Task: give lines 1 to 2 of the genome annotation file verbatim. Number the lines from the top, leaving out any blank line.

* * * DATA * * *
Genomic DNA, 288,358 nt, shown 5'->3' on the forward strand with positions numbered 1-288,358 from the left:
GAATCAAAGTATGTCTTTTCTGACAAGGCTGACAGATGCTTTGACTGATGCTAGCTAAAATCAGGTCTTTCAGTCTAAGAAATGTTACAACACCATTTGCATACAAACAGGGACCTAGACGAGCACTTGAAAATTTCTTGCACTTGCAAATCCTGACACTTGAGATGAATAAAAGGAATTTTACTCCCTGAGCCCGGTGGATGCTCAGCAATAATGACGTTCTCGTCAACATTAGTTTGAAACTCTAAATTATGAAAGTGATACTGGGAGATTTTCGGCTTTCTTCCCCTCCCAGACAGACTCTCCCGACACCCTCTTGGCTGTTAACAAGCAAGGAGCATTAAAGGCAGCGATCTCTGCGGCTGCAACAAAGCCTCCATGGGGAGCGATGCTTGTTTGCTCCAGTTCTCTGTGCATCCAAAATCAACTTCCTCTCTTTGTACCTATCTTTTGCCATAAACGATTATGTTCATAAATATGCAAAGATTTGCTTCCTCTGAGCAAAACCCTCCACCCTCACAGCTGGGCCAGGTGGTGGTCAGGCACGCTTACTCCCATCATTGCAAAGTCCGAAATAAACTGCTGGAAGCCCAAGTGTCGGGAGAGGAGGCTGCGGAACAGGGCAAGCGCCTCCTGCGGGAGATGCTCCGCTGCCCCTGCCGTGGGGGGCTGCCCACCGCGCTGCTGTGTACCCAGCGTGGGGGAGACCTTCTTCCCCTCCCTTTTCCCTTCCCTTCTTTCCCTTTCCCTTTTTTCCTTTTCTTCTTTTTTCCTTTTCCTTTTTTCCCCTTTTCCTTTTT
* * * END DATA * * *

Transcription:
Genomic DNA, 288,358 nt, shown 5'->3' on the forward strand with positions numbered 1-288,358 from the left:
GAATCAAAGTATGTCTTTTCTGACAAGGCTGACAGATGCTTTGACTGATGCTAGCTAAAATCAGGTCTTTCAGTCTAAGAAATGTTACAACACCATTTGCATACAAACAGGGACCTAGACGAGCACTTGAAAATTTCTTGCACTTGCAAATCCTGACACTTGAGATGAATAAAAGGAATTTTACTCCCTGAGCCCGGTGGATGCTCAGCAATAATGACGTTCTCGTCAACATTAGTTTGAAACTCTAAATTATGAAAGTGATACTGGGAGATTTTCGGCTTTCTTCCCCTCCCAGACAGACTCTCCCGACACCCTCTTGGCTGTTAACAAGCAAGGAGCATTAAAGGCAGCGATCTCTGCGGCTGCAACAAAGCCTCCATGGGGAGCGATGCTTGTTTGCTCCAGTTCTCTGTGCATCCAAAATCAACTTCCTCTCTTTGTACCTATCTTTTGCCATAAACGATTATGTTCATAAATATGCAAAGATTTGCTTCCTCTGAGCAAAACCCTCCACCCTCACAGCTGGGCCAGGTGGTGGTCAGGCACGCTTACTCCCATCATTGCAAAGTCCGAAATAAACTGCTGGAAGCCCAAGTGTCGGGAGAGGAGGCTGCGGAACAGGGCAAGCGCCTCCTGCGGGAGATGCTCCGCTGCCCCTGCCGTGGGGGGCTGCCCACCGCGCTGCTGTGTACCCAGCGTGGGGGAGACCTTCTTCCCCTCCCTTTTCCCTTCCCTTCTTTCCCTTTCCCTTTTTTCCTTTTCTTCTTTTTTCCTTTTCCTTTTTTCCCCTTTTCCTTTTT